It’s an inalienable fact that just as the world keeps on turning so does our desire to continuously innovate. Staying ahead of the game is crucial if we are to succeed in helping our clients now and in the future, writes Darren Evans.
Disney Chairman Bob Iger once said: “The riskiest thing we can do is just maintain the status quo.” I was reminded of this when members of our team here at Darren Evans visited the National Self Build and Renovation Centre in Swindon. It’s a good day out as the centre contains a huge amount of information with more than 250 manufacturers and suppliers exhibiting and explaining the different project stages of a development. It’s also something that we encourage at the company, keeping our people abreast of new and emerging technologies.
This is important for us, as it is for our customers, so that we ensure they are fully supported with effective solutions and a robust service. It’s centres and exhibitions like this which are a bellwether for change in the construction industry, showcasing areas of change. It’s incredible to think that devices such as photovoltaic panels or wind turbines were once derided as the preserve of the hippy counterculture, yet today are ubiquitous in their application in residential and commercial developments.
For our assessor Anthony Dale, it was the ability to see the various building materials and techniques in the different stages of construction; really useful in helping to picture the specification on jobs that come in to us. “The show home was a great example of what can be used on the inside of a house which is a part of the build we don’t normally get to see. Plus I was excited at seeing the new solar roof tiles on show.”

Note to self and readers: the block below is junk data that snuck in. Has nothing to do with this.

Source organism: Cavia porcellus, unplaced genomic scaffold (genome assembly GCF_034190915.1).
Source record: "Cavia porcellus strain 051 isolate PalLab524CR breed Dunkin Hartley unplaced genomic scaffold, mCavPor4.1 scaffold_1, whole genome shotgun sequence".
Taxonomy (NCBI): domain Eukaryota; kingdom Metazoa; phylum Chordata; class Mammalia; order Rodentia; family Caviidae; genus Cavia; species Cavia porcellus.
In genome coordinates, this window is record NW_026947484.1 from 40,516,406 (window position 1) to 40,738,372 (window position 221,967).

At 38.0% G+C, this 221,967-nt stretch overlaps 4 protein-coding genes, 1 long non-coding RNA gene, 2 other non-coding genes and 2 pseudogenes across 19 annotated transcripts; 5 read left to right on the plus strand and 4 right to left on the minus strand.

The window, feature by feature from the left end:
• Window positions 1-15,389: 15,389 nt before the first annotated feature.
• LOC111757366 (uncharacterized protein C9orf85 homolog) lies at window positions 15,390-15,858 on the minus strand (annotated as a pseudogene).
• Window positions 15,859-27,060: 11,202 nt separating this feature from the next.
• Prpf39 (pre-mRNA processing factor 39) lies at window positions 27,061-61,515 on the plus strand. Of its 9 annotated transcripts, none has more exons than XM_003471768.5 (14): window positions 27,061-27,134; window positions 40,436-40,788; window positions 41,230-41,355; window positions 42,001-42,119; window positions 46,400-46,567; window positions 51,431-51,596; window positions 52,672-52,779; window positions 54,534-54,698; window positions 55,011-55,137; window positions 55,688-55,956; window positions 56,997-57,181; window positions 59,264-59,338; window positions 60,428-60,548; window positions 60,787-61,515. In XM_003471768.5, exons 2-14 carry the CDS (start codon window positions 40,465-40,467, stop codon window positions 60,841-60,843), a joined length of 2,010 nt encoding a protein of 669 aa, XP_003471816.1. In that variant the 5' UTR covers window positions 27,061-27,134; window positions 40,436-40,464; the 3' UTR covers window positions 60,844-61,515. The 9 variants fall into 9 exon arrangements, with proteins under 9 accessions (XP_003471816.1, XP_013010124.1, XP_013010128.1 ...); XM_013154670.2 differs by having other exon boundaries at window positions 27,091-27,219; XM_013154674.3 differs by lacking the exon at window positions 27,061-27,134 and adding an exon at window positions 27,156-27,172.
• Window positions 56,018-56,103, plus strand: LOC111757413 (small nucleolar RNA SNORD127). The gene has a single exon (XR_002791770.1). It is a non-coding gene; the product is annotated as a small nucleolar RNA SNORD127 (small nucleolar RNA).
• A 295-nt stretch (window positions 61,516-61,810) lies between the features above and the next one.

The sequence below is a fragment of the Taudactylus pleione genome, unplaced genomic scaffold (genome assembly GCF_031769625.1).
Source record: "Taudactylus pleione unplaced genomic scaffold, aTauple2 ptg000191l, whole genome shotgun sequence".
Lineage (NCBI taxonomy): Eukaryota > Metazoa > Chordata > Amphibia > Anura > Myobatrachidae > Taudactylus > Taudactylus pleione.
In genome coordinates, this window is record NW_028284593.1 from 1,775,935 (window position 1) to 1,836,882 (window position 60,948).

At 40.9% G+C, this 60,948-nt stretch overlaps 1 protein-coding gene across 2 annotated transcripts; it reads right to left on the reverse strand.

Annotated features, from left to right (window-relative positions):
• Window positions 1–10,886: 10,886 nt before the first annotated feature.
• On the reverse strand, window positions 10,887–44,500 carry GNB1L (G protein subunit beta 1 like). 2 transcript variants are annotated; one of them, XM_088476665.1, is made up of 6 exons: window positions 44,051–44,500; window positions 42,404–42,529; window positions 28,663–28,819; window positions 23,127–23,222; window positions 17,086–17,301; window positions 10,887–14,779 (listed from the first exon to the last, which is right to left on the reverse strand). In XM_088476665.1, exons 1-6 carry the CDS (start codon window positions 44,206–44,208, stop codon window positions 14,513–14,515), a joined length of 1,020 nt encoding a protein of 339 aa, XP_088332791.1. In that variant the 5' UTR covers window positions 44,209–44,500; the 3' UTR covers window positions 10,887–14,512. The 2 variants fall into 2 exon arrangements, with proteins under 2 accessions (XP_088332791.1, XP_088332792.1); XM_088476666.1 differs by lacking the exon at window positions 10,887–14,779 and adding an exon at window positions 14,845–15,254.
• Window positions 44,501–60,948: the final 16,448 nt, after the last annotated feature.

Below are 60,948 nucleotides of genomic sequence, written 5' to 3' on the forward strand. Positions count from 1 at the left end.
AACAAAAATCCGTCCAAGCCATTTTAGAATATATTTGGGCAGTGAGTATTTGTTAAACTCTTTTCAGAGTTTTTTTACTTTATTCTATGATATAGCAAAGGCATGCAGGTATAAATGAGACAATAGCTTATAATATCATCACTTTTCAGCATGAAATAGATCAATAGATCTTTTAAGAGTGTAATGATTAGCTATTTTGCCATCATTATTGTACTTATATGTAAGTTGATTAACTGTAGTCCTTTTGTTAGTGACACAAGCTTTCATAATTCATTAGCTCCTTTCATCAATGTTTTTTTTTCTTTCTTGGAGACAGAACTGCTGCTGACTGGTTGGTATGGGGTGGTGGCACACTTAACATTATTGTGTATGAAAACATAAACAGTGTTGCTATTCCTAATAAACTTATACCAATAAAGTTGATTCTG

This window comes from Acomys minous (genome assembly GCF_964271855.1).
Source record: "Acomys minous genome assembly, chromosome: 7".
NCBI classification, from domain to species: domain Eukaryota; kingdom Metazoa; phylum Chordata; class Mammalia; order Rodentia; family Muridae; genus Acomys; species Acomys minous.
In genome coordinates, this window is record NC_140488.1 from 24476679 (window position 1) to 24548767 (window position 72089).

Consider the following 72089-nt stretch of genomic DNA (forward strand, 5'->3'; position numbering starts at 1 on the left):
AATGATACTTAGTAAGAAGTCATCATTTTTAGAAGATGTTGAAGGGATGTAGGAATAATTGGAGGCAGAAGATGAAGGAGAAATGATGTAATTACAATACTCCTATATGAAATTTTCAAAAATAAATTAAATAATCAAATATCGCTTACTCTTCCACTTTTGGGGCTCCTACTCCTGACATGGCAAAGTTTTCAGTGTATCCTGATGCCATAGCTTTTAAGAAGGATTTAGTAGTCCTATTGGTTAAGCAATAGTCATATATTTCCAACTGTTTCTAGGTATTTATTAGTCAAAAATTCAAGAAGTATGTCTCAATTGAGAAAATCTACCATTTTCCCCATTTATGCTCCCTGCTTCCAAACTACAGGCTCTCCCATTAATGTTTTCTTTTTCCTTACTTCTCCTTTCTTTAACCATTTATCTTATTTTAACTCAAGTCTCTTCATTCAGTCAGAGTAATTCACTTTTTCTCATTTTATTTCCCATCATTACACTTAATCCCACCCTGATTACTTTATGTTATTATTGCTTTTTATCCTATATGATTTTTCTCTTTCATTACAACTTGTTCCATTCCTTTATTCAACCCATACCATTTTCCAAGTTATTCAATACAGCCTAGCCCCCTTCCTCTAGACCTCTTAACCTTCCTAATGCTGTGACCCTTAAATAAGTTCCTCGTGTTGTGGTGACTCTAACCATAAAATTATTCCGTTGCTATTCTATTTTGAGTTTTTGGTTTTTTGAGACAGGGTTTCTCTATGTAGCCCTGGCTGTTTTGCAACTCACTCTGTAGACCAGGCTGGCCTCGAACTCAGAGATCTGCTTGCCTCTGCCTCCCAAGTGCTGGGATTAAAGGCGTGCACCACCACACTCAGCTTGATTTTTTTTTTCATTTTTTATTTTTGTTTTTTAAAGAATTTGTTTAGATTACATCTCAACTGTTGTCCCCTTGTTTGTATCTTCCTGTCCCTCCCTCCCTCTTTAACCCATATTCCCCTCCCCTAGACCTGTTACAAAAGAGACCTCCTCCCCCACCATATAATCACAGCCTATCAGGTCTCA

This comes as Elon Musk unveiled Tesla’s new solar roof tiles that the company hopes will revolutionise the way we use green power in the home, predicted by some to be more efficient, durable and cost-effective than existing solar panels.
For our assessor Simon Evans, it was the new application of Smart technologies via the Internet of Things (IOT) that caught his interest as companies such as Apple, Google and Amazon are all heavily invested in the segment which covers everything from household appliances to cars and infrastructure. “In 2017, both home and business owners will rely more heavily on internet-connected products,” he said.
One example of this would be smart home thermostats that “remember” the temperatures you prefer, can sense when you’re not around and will automatically adjust the climate in your home to save energy. Or the LIFX smart light bulbs which not only use less energy but can be managed remotely from a phone via the cloud and built-in WIFI to control lights at home or set on/off times.
Less dependence upon wiring via WIFI will radically alter a building’s performance as will prefabrication and off-site construction techniques. There is also massive research in technologies such as localised carbon capture and artificial photosynthesis, which could one day curb society’s need for fossil fuels and demonstrate the potential future uses of solar energy. It’s an exciting time.